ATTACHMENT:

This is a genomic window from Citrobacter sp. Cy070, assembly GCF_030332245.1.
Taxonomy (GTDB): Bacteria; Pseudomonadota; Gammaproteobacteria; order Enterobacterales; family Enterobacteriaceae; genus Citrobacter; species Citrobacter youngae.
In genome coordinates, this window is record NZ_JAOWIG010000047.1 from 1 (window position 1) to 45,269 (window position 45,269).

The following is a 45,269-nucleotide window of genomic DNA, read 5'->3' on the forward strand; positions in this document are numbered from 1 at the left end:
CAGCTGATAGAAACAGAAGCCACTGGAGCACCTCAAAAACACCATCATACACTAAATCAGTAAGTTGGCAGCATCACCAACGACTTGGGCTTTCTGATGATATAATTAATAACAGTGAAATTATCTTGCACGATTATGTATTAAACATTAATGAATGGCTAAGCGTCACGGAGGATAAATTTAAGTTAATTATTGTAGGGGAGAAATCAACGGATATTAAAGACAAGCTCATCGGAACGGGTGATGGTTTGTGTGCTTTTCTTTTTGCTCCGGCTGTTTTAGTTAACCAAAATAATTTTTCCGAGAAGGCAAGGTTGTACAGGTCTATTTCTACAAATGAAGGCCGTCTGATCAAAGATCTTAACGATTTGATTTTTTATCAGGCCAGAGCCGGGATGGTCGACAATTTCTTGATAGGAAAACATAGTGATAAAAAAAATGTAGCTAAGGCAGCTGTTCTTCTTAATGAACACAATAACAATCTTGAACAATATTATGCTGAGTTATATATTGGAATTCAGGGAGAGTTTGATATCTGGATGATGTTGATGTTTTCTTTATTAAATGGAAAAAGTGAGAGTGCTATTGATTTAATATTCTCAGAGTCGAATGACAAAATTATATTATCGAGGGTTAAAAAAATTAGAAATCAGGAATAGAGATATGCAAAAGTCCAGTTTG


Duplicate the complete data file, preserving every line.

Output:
This is a genomic window from Citrobacter sp. Cy070, assembly GCF_030332245.1.
Taxonomy (GTDB): Bacteria; Pseudomonadota; Gammaproteobacteria; order Enterobacterales; family Enterobacteriaceae; genus Citrobacter; species Citrobacter youngae.
In genome coordinates, this window is record NZ_JAOWIG010000047.1 from 1 (window position 1) to 45,269 (window position 45,269).

The following is a 45,269-nucleotide window of genomic DNA, read 5'->3' on the forward strand; positions in this document are numbered from 1 at the left end:
CAGCTGATAGAAACAGAAGCCACTGGAGCACCTCAAAAACACCATCATACACTAAATCAGTAAGTTGGCAGCATCACCAACGACTTGGGCTTTCTGATGATATAATTAATAACAGTGAAATTATCTTGCACGATTATGTATTAAACATTAATGAATGGCTAAGCGTCACGGAGGATAAATTTAAGTTAATTATTGTAGGGGAGAAATCAACGGATATTAAAGACAAGCTCATCGGAACGGGTGATGGTTTGTGTGCTTTTCTTTTTGCTCCGGCTGTTTTAGTTAACCAAAATAATTTTTCCGAGAAGGCAAGGTTGTACAGGTCTATTTCTACAAATGAAGGCCGTCTGATCAAAGATCTTAACGATTTGATTTTTTATCAGGCCAGAGCCGGGATGGTCGACAATTTCTTGATAGGAAAACATAGTGATAAAAAAAATGTAGCTAAGGCAGCTGTTCTTCTTAATGAACACAATAACAATCTTGAACAATATTATGCTGAGTTATATATTGGAATTCAGGGAGAGTTTGATATCTGGATGATGTTGATGTTTTCTTTATTAAATGGAAAAAGTGAGAGTGCTATTGATTTAATATTCTCAGAGTCGAATGACAAAATTATATTATCGAGGGTTAAAAAAATTAGAAATCAGGAATAGAGATATGCAAAAGTCCAGTTTG